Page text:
Aims/hypothesis: Most pregnant women with type 1 diabetes mellitus achieve HbA1c targets; however, macrosomia remains prevalent and better pregnancy glycaemic markers are therefore needed. 1,5-Anhydroglucitol (1,5-AG) is a short-term marker of glycaemia, reflecting a period of 1 to 2 weeks. Its excretion rate depends on the renal glucose threshold and thus it is unclear whether it may be used in pregnant type 1 diabetes women. We evaluated 1,5-AG as a glycaemic marker and birthweight predictor in pregnant women with type 1 diabetes, and compared its performance with HbA1c.
Methods: 1,5-AG and HbA1c were measured in 82 pregnant women with type 1 diabetes. In addition, 58 continuous glucose monitoring system (CGMS) records were available. Macrosomia was defined as birthweight >90th centile. The data were analysed with Pearson's correlations, and linear and logistic regression models. Receiver operating characteristic (ROC) analysis was used to evaluate third trimester 1,5-AG as a predictor of macrosomia.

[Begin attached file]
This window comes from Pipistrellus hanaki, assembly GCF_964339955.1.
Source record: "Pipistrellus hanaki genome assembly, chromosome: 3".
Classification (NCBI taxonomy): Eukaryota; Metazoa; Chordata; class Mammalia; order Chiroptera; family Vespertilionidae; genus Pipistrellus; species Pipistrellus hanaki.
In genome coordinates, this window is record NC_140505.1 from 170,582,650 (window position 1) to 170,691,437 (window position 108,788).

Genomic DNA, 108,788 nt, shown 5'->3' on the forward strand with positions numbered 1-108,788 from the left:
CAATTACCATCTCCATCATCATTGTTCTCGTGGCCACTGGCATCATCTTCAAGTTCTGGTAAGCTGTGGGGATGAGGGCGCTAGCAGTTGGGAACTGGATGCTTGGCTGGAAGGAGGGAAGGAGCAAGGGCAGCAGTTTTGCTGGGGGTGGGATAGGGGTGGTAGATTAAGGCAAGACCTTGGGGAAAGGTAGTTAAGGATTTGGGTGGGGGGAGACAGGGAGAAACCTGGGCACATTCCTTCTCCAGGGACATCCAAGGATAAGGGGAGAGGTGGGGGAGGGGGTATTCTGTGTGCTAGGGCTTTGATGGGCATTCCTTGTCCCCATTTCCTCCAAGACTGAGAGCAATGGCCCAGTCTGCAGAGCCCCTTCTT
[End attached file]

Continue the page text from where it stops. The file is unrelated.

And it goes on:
Results: Unlike HbA1c, 1,5-AG strongly correlated with CGMS indices: the AUC above 7.8 mmol/l (r = -0.66; p < 0.001), average maximum glucose (r = -0.58; p < 0.001) and mean glucose (r = -0.54; p < 0.001). In the third trimester, 1,5-AG was the strongest predictor of macrosomia, with ROC AUC 0.81 (95% CI 0.70, 0.89). In contrast, HbA1c in the third trimester had a ROC AUC of 0.69 (95% CI 0.58, 0.81). The best discrimination was achieved when both markers were used jointly, yielding a ROC AUC of 0.84 (95% CI 0.76, 0.93).
Conclusions/interpretation: In pregnant women with type 1 diabetes, 1,5-AG is a better glycaemic marker than HbA1c, as assessed by CGMS. A decreased third trimester 1,5-AG level, either singly or with HbA1c, is a strong predictor of macrosomia.